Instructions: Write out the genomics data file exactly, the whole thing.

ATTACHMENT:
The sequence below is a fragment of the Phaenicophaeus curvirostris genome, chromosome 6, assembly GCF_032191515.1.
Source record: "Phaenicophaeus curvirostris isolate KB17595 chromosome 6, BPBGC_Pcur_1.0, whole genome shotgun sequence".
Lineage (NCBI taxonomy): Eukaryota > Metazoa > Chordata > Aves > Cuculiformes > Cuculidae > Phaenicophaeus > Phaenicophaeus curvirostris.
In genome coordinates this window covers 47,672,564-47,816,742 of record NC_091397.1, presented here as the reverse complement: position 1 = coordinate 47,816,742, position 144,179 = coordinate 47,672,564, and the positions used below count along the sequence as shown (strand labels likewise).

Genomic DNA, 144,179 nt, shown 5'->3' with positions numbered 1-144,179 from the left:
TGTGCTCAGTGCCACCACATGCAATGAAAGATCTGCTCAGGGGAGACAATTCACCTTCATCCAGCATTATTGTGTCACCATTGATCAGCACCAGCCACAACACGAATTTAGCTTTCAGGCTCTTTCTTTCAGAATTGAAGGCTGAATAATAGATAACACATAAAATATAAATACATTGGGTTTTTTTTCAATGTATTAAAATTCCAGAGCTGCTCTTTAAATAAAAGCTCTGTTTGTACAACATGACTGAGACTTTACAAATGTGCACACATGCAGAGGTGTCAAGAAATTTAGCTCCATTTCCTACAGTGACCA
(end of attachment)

The sequence below is a fragment of the Phaenicophaeus curvirostris genome, chromosome 6, assembly GCF_032191515.1.
Source record: "Phaenicophaeus curvirostris isolate KB17595 chromosome 6, BPBGC_Pcur_1.0, whole genome shotgun sequence".
Lineage (NCBI taxonomy): Eukaryota > Metazoa > Chordata > Aves > Cuculiformes > Cuculidae > Phaenicophaeus > Phaenicophaeus curvirostris.
In genome coordinates this window covers 47,672,564-47,816,742 of record NC_091397.1, presented here as the reverse complement: position 1 = coordinate 47,816,742, position 144,179 = coordinate 47,672,564, and the positions used below count along the sequence as shown (strand labels likewise).

Genomic DNA, 144,179 nt, shown 5'->3' with positions numbered 1-144,179 from the left:
TGTGCTCAGTGCCACCACATGCAATGAAAGATCTGCTCAGGGGAGACAATTCACCTTCATCCAGCATTATTGTGTCACCATTGATCAGCACCAGCCACAACACGAATTTAGCTTTCAGGCTCTTTCTTTCAGAATTGAAGGCTGAATAATAGATAACACATAAAATATAAATACATTGGGTTTTTTTTCAATGTATTAAAATTCCAGAGCTGCTCTTTAAATAAAAGCTCTGTTTGTACAACATGACTGAGACTTTACAAATGTGCACACATGCAGAGGTGTCAAGAAATTTAGCTCCATTTCCTACAGTGACCA